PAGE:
'The walk includes a brief history of the dam, passes some of the local houses of interest and also the German radar site.'
It begins at Rue a L'Or and crosses the dam from north-east to south-west and then right down Rue des Annevilles. Crossing La Grande Rue it follows the water lane to Rue des Crabbes, turns right and right again into Rue de Ste Apolline.
The chapel holds the first of the walks 'windows'.
'Ste Apolline’s Chapel and St Saviour’s Church windows have some of the best examples of stained glass windows to be found in the Channel Islands,' said Jean. 'Some of which were designed by Lawrence Lee who designed the large window in Coventry Cathedral when it was rebuilt after the war. There is also the last intact Victorian window in the Channel Islands and some other beautiful windows depicting our heritage including The Liberation Window, The Charter Window, which shows the handing over of the charter by Robert Duke of Normandy, and a wonderful example of The Jesse Tree.'
Right outside it's up the green lane Ruette de la Bataille, right down to the junction and up Rue de la Croix Creve Coeur to the old German radar bunker. A couple of hundred yards up the Frie Baton and left into Rue de Pre Bourdon, Rue de la Hougue Maban, down the dip , up and around Rue du Moulin and then right along another green lane, Rue Patey, which leads to St Saviour's Church (and the other windows).
Back out the church it on to Rue des Comtes and Rue des Trepieds, passing houses of interest - one with animal bones protruding from a wall and another which was a school during the Occupation, into Rue du Mont Variouf, around the edge of the reservoir and back across the dam to the car park. The walk takes approximately three hours is around 4.5 miles long.
- Jean has filmed her walk and sections of it can be seen below
- VisitGuernsey will be holding a 'virtual walking festival' from Saturday 23 May. To find out further details, click here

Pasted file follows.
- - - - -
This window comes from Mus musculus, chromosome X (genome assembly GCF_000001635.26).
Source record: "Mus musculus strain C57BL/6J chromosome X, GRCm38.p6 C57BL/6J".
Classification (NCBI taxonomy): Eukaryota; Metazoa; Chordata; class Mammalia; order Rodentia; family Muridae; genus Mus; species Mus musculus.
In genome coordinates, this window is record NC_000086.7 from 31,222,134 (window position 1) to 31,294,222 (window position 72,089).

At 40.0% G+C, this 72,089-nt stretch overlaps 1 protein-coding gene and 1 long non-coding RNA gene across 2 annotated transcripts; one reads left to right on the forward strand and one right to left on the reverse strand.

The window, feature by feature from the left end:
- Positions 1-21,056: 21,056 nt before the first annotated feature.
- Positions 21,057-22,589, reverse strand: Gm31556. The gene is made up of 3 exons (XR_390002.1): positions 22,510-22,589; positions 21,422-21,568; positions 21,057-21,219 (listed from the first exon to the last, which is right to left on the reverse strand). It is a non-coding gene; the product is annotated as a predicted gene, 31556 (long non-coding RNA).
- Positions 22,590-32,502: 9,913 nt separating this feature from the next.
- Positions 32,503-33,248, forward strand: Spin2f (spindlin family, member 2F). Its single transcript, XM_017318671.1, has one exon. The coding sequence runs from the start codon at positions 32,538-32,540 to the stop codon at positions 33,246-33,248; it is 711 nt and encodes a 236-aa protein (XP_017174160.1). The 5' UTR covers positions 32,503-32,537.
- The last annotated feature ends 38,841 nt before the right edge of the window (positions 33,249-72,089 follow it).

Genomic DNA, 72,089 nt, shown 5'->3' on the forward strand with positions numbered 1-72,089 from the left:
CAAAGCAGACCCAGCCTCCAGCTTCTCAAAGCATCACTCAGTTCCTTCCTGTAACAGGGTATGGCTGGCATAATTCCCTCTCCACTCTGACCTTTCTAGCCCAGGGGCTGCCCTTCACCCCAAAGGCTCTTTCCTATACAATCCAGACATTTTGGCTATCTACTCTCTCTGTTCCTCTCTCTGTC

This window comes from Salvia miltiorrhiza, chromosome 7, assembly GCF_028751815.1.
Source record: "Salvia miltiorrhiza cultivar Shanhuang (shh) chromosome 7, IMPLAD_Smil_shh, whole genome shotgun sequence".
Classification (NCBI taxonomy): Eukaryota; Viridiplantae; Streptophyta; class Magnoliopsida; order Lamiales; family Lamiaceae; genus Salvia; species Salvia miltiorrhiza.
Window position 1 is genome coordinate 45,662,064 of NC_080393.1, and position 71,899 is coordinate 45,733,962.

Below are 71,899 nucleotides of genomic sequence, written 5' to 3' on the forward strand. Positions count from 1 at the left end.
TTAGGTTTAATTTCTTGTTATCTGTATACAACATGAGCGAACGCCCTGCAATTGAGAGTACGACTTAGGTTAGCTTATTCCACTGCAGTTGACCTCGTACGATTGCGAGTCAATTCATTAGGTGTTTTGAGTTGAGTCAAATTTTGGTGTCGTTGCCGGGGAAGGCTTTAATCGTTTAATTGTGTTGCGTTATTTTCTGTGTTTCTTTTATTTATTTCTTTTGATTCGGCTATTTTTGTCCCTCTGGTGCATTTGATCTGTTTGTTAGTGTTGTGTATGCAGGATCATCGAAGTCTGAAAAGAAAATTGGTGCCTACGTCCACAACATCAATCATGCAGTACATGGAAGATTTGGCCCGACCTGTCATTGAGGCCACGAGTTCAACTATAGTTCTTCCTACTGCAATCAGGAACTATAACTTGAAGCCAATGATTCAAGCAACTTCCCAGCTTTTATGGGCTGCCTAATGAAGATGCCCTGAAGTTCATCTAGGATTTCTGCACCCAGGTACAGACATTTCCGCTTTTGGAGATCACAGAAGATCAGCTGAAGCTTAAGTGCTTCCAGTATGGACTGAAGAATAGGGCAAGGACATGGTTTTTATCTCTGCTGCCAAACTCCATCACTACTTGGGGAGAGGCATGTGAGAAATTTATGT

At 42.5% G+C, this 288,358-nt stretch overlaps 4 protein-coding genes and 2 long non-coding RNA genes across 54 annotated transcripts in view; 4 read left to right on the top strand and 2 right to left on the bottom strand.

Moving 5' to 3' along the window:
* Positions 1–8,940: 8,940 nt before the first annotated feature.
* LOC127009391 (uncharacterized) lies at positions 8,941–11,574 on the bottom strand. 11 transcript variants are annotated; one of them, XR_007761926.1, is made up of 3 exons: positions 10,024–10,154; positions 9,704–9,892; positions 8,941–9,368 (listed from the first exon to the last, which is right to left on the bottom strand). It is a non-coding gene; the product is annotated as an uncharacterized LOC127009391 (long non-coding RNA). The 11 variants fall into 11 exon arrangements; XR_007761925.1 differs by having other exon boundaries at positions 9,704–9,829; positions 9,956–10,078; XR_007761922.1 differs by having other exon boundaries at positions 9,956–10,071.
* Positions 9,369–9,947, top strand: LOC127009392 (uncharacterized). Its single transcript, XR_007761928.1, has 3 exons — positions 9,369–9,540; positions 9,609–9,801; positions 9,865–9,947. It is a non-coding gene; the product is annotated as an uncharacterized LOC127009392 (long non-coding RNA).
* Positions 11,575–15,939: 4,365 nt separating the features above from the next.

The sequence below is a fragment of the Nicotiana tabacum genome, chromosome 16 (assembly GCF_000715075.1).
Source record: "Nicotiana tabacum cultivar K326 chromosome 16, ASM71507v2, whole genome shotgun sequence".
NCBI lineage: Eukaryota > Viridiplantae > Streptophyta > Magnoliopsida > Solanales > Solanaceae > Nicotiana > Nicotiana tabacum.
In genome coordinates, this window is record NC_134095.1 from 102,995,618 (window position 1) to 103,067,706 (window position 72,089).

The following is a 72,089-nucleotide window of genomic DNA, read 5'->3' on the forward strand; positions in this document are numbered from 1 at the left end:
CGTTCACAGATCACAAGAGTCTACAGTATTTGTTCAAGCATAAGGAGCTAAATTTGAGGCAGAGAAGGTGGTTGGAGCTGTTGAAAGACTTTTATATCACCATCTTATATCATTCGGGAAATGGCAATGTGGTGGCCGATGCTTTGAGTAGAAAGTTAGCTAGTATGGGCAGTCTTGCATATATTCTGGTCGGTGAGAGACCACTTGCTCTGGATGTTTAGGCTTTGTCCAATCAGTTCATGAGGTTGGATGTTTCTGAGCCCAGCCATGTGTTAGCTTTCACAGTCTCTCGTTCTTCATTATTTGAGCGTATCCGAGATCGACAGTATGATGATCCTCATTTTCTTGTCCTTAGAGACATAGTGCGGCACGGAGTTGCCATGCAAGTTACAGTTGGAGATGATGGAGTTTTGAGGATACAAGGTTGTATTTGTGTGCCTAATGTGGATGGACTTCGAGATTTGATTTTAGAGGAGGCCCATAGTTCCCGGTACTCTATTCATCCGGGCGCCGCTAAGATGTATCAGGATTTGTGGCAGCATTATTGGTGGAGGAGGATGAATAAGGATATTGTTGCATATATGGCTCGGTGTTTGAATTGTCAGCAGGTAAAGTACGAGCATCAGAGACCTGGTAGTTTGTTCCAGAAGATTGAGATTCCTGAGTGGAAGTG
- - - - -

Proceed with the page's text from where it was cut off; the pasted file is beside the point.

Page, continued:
ANDY Walker's Fermain Fest starts at the leafy gates of Sausmarez Manor, under the old gatehouse and heraldic statues, before it crosses over the road and heads down Le Varclin, passing houses where famous Guernseyfolk lived - including wartime hero Desmond Mulholland and Bon Air House, home of early 19th-century Bailiff Daniel de Lisle Brock, which has a Luftwaffe bunker in the grounds.
Hellfire Methodist preacher John Wesley preached in a cottage along here.
Passing the abreveur in the dip of Le Varclin it's up and then right down Calais Road.
Before Calais Lane and Gypsy Lane it's onto the old path on the left down through old farm houses (and the Garden Gnome House) following the stream to the cliff path.
The trees are a beautiful green canopy. Underneath you bass a German barbed wire post and a Board of Ordnance marker stone (so that's what the BO stands for.).
A fantastic panoramic view (as seen on old tourist posters about Guernsey) and it's down to loophole tower and the famous pebble grin of Fermain Bay, arena of smuggling, invasion, kidnap of jurats in the English Civil War, Roman breakwater, plans for harbour in the 19th century, gun batteries and whoopie floats - as well as the old Fermain ferry and a wooden jetty on wheels.
Up out of Fermain and back on the cliff path it's down to the Ozanne steps and fisherman`s chapel then back up and round to the Pepper Pot, the bright-white sea-goer's marker and sentry box.
Up through Village du Putron and onto the Old Fort Road past the chapel and along to the Fermain Tavern, host of many a famous rockstar including Snowy White, Elton John and Wilko Johnson. Bert Hill, the cartoonist who drew the famous Liberation Day donkey, lived behind the tavern.
Then it's back along Sausmarez Road and all the houses that were once hotels and then back at the Manor.
Like all of Andy's walks - an amazing 10 in this year's spring festival - this takes in everything from beautiful countryside through forgotten stories to little-known history.